Here's what I would suggest instead. It's hard to get specific because I'm not seeing much detail about what the relationship between you and the counterparty actually is, or what task you are asking them to perform. But here are a couple of samples:
When you are working on project X and your own success derives from their tardy deliverable Z
My manager is asking me for an estimated completion date for my project X. The project is now waiting for the Z information from you. Is there anything stopping you from sharing an estimated timeline for completion of Z so I can let my boss know what to expect?
This removes all blame, all "calling to task" or strong criticism, and simply drives home the stark business details: you need Z so you can complete X. By using third-party authority (your boss), you are asking for help with a personal problem. This arouses sympathy, and makes the request easier to not take personally. By asking if anything is stopping the recipient from sharing a timeline, you invite him to say "no", which people like to do. You also are implicitly asking him to explain himself if there is a reason he cannot complete the task or cannot give you an estimate, but doing it in a very polite and non-confrontational way.
When you have the right to expect the other person to perform the task, such as to complete work you ordered
Just checking in on the status of the below request. Maybe I've missed a reply or something has come up on your end.
If you could share where things are, I'd appreciate it!
Why Be Soft
This may seem very non-formal, but that is quite intentional. One thing an email like this will rescue you from is your own human error or lack of information. Here are a bunch of possibilities where a soft email like this results in you looking just fine, instead of looking like a jerk:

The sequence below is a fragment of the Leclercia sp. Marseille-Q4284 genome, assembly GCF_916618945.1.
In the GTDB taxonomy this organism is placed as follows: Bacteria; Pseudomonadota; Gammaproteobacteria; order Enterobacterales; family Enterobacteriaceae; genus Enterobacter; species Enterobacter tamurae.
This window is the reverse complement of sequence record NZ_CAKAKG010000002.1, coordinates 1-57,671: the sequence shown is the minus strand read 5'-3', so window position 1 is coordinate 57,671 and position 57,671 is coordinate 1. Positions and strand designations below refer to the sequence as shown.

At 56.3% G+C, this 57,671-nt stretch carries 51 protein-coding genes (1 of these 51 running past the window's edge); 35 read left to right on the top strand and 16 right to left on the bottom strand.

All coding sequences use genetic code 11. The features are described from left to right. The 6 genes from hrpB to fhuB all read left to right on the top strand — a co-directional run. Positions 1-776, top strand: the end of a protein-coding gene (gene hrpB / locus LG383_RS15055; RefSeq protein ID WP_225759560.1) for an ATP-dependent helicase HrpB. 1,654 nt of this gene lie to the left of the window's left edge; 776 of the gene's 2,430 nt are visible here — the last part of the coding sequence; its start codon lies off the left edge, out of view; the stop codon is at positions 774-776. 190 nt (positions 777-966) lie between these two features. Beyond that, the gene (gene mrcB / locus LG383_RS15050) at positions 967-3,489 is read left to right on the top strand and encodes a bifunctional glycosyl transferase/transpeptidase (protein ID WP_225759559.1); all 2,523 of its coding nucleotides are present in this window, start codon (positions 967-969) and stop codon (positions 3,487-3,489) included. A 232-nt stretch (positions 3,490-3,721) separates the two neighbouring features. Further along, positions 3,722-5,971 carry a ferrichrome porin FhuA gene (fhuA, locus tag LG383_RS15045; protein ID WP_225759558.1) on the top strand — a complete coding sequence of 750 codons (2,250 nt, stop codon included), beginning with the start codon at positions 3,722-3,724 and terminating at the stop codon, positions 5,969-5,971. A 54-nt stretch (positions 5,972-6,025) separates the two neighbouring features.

The recipient did reply but your email system is broken. Or the reply-to address was wrong. Or you accidentally deleted the email. Or the email is waiting in your in-box but your email client is silently not communicating with the server and needs to be restarted.
The recipient doesn't work for the company any more.
The recipient believes correctly that the thing you're asking for is not his responsibility, and it is your company's records that are inaccurate in some way.
The recipient replied back to someone else at your company and the issue is already taken care of.
The recipient had a death in the family and has just returned to work.
The recipient's email server crashed and lost days of email with no way to recover it or even know that you sent the email the first time.
Your boss made a special exception for that recipient, without telling you.
... and so on and so forth.
In my opinion, it's always wisest to approach these things from the perspective of "hmmm, could you help me understand more about this situation" than it is to call people to task—even if one is the boss and ostensibly has the authority to do so.
One More Idea
It seems like the below email from a few weeks ago may have gotten missed. Would you mind taking a look?
In my opinion, if the issue is truly one where the counterparty owes you and is failing, this is one of the most professional and effective ways to address it.